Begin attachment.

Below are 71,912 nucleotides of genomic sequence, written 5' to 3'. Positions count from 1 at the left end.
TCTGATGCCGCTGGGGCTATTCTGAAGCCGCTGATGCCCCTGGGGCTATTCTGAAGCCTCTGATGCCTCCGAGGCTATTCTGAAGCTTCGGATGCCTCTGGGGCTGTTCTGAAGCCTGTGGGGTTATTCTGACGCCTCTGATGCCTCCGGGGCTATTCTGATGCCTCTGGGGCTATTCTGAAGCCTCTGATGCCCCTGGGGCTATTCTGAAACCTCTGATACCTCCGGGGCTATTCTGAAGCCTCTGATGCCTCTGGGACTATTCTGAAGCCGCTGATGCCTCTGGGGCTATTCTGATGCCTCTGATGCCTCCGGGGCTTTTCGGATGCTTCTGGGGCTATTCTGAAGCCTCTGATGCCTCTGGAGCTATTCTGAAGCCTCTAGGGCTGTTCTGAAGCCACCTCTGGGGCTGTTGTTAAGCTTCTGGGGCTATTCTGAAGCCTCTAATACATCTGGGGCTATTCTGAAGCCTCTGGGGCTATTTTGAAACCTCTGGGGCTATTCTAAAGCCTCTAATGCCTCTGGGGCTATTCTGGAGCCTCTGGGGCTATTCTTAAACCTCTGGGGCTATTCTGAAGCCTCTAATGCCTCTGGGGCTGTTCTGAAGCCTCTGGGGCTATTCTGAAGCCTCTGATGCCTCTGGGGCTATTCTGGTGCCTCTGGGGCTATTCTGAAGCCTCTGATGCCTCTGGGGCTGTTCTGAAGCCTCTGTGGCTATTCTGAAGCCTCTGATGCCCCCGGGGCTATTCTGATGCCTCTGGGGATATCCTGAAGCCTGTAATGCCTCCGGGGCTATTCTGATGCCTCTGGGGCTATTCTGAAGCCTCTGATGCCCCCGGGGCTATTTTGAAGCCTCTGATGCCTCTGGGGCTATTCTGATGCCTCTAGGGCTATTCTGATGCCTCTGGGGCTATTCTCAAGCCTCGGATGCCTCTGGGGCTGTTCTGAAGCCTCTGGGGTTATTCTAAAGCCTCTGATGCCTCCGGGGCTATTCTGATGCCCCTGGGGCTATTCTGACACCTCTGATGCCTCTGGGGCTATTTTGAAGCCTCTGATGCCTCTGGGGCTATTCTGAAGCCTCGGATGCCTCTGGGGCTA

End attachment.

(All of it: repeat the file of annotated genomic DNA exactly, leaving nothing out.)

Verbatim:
Below are 71,912 nucleotides of genomic sequence, written 5' to 3'. Positions count from 1 at the left end.
TCTGATGCCGCTGGGGCTATTCTGAAGCCGCTGATGCCCCTGGGGCTATTCTGAAGCCTCTGATGCCTCCGAGGCTATTCTGAAGCTTCGGATGCCTCTGGGGCTGTTCTGAAGCCTGTGGGGTTATTCTGACGCCTCTGATGCCTCCGGGGCTATTCTGATGCCTCTGGGGCTATTCTGAAGCCTCTGATGCCCCTGGGGCTATTCTGAAACCTCTGATACCTCCGGGGCTATTCTGAAGCCTCTGATGCCTCTGGGACTATTCTGAAGCCGCTGATGCCTCTGGGGCTATTCTGATGCCTCTGATGCCTCCGGGGCTTTTCGGATGCTTCTGGGGCTATTCTGAAGCCTCTGATGCCTCTGGAGCTATTCTGAAGCCTCTAGGGCTGTTCTGAAGCCACCTCTGGGGCTGTTGTTAAGCTTCTGGGGCTATTCTGAAGCCTCTAATACATCTGGGGCTATTCTGAAGCCTCTGGGGCTATTTTGAAACCTCTGGGGCTATTCTAAAGCCTCTAATGCCTCTGGGGCTATTCTGGAGCCTCTGGGGCTATTCTTAAACCTCTGGGGCTATTCTGAAGCCTCTAATGCCTCTGGGGCTGTTCTGAAGCCTCTGGGGCTATTCTGAAGCCTCTGATGCCTCTGGGGCTATTCTGGTGCCTCTGGGGCTATTCTGAAGCCTCTGATGCCTCTGGGGCTGTTCTGAAGCCTCTGTGGCTATTCTGAAGCCTCTGATGCCCCCGGGGCTATTCTGATGCCTCTGGGGATATCCTGAAGCCTGTAATGCCTCCGGGGCTATTCTGATGCCTCTGGGGCTATTCTGAAGCCTCTGATGCCCCCGGGGCTATTTTGAAGCCTCTGATGCCTCTGGGGCTATTCTGATGCCTCTAGGGCTATTCTGATGCCTCTGGGGCTATTCTCAAGCCTCGGATGCCTCTGGGGCTGTTCTGAAGCCTCTGGGGTTATTCTAAAGCCTCTGATGCCTCCGGGGCTATTCTGATGCCCCTGGGGCTATTCTGACACCTCTGATGCCTCTGGGGCTATTTTGAAGCCTCTGATGCCTCTGGGGCTATTCTGAAGCCTCGGATGCCTCTGGGGCTA